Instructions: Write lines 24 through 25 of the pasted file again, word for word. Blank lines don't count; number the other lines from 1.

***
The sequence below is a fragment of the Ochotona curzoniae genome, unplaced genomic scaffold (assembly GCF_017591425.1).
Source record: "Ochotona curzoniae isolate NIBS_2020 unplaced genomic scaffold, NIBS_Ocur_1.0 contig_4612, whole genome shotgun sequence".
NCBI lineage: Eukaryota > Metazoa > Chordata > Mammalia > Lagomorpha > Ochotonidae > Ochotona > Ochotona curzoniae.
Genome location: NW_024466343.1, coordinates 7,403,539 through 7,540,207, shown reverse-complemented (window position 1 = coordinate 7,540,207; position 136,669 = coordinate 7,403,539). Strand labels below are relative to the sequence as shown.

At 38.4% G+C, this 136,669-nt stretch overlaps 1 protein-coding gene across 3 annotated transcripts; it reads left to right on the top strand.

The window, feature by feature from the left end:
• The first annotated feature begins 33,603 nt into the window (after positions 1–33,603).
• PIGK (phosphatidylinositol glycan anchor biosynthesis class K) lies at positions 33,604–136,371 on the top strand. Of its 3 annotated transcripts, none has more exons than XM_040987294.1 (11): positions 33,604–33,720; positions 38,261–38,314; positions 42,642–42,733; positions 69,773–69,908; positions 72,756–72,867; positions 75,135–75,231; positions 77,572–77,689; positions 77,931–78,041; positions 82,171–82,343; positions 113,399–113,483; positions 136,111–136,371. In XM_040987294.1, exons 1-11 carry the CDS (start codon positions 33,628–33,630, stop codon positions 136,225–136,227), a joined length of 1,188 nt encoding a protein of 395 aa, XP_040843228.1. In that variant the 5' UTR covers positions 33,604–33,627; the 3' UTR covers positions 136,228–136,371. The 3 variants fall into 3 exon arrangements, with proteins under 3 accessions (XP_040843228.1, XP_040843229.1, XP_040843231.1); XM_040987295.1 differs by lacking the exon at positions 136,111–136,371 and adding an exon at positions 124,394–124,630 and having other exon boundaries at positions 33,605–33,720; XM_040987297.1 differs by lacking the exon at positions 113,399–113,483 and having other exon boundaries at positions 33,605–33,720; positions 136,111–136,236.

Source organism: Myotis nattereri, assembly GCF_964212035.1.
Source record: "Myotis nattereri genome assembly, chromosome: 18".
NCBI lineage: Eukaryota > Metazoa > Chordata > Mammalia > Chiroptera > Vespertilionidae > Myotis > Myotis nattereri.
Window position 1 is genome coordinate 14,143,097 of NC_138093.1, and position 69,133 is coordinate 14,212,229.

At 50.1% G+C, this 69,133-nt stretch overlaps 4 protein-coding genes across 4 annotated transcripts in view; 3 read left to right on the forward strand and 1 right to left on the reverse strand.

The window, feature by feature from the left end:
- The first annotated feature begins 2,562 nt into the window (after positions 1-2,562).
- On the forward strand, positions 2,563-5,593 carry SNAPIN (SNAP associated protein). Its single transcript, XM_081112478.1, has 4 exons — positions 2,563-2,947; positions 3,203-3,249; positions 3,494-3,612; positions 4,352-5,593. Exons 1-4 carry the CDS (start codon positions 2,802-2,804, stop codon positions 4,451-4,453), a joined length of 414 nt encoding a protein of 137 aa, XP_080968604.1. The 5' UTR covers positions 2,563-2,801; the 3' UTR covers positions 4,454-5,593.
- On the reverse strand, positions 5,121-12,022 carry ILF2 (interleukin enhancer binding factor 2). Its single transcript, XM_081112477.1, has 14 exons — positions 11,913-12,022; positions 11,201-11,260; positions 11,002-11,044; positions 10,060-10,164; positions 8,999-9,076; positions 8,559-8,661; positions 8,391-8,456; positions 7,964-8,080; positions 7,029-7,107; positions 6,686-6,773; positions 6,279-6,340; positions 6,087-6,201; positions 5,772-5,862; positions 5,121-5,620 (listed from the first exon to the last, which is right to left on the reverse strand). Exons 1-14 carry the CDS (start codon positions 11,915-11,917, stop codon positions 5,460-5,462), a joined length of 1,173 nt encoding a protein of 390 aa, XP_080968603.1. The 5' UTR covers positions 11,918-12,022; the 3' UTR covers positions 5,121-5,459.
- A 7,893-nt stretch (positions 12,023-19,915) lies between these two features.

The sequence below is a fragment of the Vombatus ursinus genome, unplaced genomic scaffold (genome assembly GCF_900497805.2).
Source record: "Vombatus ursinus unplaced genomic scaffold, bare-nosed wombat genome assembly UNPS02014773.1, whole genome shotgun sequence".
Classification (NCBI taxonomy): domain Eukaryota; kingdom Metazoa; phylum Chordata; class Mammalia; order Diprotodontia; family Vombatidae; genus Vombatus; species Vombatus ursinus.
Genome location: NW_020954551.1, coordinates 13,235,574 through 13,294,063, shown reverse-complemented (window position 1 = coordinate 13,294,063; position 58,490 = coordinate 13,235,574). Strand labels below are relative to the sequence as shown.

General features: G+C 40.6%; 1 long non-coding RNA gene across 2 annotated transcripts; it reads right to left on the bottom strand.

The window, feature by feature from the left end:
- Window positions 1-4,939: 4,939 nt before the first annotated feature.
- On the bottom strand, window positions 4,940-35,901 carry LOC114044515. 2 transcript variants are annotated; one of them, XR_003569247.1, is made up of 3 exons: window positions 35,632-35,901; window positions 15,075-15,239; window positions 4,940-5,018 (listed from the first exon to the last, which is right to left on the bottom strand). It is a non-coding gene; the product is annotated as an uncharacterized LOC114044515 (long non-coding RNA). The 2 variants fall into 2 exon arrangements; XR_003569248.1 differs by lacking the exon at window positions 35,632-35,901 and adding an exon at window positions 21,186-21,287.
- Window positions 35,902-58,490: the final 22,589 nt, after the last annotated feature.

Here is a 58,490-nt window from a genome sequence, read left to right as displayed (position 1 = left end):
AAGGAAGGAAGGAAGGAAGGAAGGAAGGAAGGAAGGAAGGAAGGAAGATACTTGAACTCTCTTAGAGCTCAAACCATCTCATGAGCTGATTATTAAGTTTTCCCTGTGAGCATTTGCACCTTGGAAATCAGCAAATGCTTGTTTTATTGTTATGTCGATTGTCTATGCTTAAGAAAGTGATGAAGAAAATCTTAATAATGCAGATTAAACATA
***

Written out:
The window, feature by feature from the left end:
- Window positions 1-4,939: 4,939 nt before the first annotated feature.